How are complex type properties tracked in POCO proxies?

If a POCO entity contains a complex type property, changes to members of the instance of the complex type will be detected through the snapshot method even if the entity has a change-tracking proxy. However, if a new instance of the complex type is assigned to a property, the change of the property is tracked in the same manner as other properties.

One of the proxy creation rules is that all properties must be marked as virtual. Thus, properties of complex type must be virtual, even though they do not take advantage of notification-based change tracking.

Are there any performance considerations when using POCO?

When working with POCO objects, you can improve the change-tracking performance by creating POCO change-tracking proxies. POCO change-tracking proxy objects notify the Entity Framework about changes as they occur. Alternatively you can use the change reporting model which involves reporting a pending change to a property, setting the property, and then reporting that the change is complete by using the IEntityChangeTracker interface. For more information, see Identity Resolution, State Management, and Change Tracking and Tracking Changes in POCO Entities.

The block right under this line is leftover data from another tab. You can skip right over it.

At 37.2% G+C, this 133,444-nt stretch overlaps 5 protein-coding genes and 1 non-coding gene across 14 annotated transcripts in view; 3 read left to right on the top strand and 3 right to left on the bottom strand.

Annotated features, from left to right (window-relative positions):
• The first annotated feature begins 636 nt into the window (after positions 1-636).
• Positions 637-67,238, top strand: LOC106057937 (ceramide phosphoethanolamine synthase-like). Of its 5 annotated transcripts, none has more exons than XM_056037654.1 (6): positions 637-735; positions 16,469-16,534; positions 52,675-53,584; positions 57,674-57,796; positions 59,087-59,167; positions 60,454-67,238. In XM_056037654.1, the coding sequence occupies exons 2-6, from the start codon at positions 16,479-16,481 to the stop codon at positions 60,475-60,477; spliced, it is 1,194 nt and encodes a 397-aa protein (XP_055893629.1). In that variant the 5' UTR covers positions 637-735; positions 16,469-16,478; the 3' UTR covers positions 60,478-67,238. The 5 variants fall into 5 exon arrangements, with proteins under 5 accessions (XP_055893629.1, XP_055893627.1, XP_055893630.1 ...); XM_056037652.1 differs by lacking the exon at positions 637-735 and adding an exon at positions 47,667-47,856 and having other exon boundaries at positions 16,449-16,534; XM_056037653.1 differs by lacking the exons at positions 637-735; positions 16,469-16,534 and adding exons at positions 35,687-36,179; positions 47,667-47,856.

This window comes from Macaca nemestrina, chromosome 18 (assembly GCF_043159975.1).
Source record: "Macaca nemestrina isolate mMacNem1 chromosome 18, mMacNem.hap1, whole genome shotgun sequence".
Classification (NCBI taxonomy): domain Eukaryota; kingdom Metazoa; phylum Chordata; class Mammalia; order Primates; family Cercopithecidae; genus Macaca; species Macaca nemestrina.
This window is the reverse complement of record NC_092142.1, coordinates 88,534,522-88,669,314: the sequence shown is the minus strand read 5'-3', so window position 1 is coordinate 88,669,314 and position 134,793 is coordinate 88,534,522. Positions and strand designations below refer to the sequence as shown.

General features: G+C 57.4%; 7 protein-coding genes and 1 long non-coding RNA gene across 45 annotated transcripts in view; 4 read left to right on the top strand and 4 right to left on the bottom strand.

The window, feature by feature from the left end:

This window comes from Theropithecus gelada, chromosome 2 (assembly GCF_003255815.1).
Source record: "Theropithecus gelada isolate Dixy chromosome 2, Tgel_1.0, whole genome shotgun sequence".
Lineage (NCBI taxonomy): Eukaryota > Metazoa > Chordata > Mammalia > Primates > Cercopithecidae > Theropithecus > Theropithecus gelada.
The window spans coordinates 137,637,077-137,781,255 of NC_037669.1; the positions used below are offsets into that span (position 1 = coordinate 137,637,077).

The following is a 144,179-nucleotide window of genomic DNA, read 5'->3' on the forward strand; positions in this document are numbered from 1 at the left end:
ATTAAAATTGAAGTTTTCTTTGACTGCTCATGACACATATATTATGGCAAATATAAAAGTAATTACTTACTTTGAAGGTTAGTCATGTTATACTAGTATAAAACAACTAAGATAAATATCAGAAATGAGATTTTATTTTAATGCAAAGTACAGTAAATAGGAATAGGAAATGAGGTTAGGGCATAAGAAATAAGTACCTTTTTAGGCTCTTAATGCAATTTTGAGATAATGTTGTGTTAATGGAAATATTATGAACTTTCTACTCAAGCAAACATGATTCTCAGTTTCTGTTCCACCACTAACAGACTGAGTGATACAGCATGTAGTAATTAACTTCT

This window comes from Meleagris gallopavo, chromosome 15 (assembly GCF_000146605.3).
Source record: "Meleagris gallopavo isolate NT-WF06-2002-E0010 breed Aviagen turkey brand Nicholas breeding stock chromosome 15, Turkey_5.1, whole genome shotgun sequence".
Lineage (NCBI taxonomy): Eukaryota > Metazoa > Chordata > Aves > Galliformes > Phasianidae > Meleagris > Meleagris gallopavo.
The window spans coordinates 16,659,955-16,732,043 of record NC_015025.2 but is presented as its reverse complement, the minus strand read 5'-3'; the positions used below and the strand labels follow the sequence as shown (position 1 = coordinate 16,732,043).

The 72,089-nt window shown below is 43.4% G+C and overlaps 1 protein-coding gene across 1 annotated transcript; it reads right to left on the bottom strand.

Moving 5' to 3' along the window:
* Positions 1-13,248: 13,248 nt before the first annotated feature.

Are pre-generated views available when working with POCO?

Yes. Pre-generated views, compiled LINQ queries, and automatic metadata caching work with POCO in the same way as generated EntityObjects.

What are different options to customize entity objects?

The Entity Framework tools generate partial classes. Having partial classes enables you to extend these classes by using custom methods and properties in a separate source file without having to worry about losing your customization when the generated files are refreshed. For more information, see How to: Customize Generated Data Objects.

You should also consider using T4 templates with the ADO.NET Entity Data Model Designer to customize generated data classes. For more information, see How to: Customize Object-Layer Code Generation.

You can also add business logic to your Entity Framework application by handling the events that are fired during certain operations, such as changes to properties or relationships. For the list of events and examples, see Defining Business Logic.

Another option is to use custom data classes with your data model without making any modifications to the data classes themselves, as long as the names of the entity types, complex types, and properties in the custom data classes match the names of the entity types, complex types, and properties in the conceptual model. This enables you to use POCOs, such as domain objects, with your data model. For more information, see Working with POCO Entities (Entity Framework). You can use the POCO template to generate persistence-ignorant entity types from a conceptual model. The template is not included with Visual Studio but can be downloaded from the Visual Studio Gallery.

Does the Entity Framework support cloning of entity objects or do I have to do it manually?

It depends. If you know that the Reference entity has no relationships loaded, you can clone by using something like standard binary serialization. However if you are unsure, the safest option is to do a manual memberwise clone of the data you need.